Elisabeth Mahoney. July, 2009.

It's hard to think of a better setting for Barrie Keeffe's 1979 play about racist police on the eve of the Thatcher government coming into power in 1979 than Bridewell Island. A former police and fire station, it's right in the heart of Bristol and looks forlorn from the outside now. As you watch the menace and grievous unfairness spill out on stage, in a huge auditorium flanked by television screens showing election-night footage, you can't forget that something like what is happening on stage may well have happened within these walls.

The themes and issues of Keeffe's drama, in which a young black man is brought in on suspicion of his wife's murder and brutalised in the interrogation, still feel depressingly current, and the writing remains impressively tight and economic – it's no surprise that Keeffe worked as a newspaper reporter. Robert Gwilym and Jack Wharrier, as police officers Karn and Wilby, do rather more than play good cop and bad cop: their laid-back, casual hatred seethes all the time but flares into occasional, unpredictable, terrifying violence. Gwilym's performance is wince-makingly good as Karn, with his hopes for an ominous "new dawn" articulated though a long night of questions.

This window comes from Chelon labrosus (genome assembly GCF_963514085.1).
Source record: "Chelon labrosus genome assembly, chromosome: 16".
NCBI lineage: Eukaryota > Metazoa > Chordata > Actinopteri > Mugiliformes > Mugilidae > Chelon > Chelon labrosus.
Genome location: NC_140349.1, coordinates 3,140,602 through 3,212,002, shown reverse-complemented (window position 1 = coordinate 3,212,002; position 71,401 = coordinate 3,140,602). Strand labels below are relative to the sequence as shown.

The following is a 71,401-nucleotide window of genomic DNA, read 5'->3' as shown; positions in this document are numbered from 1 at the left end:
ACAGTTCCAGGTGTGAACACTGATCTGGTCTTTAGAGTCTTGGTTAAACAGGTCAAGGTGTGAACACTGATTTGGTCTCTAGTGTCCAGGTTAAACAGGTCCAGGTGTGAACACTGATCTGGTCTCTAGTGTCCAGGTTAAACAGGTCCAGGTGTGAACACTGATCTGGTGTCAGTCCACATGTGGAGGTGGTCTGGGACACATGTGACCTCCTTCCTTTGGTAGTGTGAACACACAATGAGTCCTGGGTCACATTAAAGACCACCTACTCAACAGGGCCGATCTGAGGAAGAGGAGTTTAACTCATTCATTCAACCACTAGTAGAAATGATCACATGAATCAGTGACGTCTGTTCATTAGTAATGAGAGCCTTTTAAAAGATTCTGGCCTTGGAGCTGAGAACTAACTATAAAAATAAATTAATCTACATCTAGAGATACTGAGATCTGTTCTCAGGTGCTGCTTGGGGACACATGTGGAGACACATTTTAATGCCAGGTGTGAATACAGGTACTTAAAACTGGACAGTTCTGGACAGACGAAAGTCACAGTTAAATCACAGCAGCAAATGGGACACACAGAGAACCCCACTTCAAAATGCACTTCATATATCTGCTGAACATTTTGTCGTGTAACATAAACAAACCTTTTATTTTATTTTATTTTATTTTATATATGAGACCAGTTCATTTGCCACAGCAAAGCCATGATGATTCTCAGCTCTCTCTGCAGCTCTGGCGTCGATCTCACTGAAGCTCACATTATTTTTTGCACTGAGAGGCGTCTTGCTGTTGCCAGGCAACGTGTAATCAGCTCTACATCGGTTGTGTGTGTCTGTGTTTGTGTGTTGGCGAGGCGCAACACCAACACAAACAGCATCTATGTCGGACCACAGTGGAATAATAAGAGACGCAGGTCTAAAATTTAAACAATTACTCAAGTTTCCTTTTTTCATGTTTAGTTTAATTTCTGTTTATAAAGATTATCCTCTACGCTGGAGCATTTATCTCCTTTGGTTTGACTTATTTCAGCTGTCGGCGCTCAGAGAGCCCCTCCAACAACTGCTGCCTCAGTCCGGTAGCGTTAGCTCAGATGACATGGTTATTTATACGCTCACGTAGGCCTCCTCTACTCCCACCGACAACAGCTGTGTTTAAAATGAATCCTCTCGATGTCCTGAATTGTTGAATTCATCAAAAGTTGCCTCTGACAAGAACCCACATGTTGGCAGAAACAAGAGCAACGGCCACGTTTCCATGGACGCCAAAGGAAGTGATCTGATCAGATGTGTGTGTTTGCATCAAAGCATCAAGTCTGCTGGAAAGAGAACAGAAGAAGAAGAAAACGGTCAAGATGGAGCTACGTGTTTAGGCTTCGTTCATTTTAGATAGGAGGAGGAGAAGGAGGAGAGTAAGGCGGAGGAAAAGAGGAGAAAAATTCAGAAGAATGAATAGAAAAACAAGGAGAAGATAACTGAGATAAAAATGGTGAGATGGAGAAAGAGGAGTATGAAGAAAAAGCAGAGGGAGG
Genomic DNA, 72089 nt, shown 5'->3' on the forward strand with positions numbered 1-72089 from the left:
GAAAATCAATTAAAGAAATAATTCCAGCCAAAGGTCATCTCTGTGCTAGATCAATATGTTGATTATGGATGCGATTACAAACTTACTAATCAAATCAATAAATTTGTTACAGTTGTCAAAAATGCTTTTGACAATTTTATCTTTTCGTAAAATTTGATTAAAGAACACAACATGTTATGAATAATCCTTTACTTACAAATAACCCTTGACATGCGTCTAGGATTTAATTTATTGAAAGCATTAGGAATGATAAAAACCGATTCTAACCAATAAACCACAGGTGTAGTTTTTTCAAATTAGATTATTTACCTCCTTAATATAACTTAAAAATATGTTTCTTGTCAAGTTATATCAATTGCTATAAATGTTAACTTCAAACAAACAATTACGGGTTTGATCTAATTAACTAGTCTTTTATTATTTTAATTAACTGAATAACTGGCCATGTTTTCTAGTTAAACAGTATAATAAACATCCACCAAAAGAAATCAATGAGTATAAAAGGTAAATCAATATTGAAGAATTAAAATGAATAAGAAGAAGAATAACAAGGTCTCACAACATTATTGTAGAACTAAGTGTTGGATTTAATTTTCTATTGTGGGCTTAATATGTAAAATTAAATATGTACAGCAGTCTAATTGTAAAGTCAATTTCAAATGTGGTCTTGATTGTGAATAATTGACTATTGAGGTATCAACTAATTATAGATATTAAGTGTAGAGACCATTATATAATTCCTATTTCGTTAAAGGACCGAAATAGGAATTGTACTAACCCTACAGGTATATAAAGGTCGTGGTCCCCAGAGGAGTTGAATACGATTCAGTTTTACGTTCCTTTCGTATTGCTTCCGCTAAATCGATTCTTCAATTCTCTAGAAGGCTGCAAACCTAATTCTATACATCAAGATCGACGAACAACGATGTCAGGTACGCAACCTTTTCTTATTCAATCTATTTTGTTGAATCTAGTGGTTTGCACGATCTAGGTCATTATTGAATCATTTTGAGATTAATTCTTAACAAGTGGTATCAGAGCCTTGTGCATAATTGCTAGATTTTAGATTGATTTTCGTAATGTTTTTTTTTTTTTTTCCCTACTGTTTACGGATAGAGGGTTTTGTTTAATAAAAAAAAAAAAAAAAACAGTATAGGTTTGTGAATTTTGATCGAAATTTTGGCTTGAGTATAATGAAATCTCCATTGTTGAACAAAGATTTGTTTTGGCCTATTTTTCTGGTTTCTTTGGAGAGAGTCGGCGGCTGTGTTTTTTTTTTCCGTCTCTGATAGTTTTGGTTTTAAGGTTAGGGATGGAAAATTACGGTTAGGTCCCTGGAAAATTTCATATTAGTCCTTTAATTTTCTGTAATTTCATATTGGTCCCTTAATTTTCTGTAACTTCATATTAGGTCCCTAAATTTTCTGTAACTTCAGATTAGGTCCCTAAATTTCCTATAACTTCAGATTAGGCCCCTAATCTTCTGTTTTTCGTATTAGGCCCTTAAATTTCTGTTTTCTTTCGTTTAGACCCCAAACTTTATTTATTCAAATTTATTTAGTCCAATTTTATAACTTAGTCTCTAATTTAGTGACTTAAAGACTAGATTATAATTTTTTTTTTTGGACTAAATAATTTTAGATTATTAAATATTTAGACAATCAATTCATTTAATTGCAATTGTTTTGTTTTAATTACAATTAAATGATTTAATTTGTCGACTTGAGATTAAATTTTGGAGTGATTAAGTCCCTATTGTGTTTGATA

What works best here is the oppressive nostalgia, a reminder of how bad things were, and how polarised communities were, for all Thatcher's talk of bringing harmony. The play ultimately feels a bit dwarfed by the cavernous performance space. Despite the evocative building, the piece needs to feel claustrophobically close – especially for younger audiences who might not remember May 1979 – and unsettlingly relevant.


SUS. Bob Gwilym, Jack Wharrier, Huss Garbiya .

Photos: Toby Farrow.

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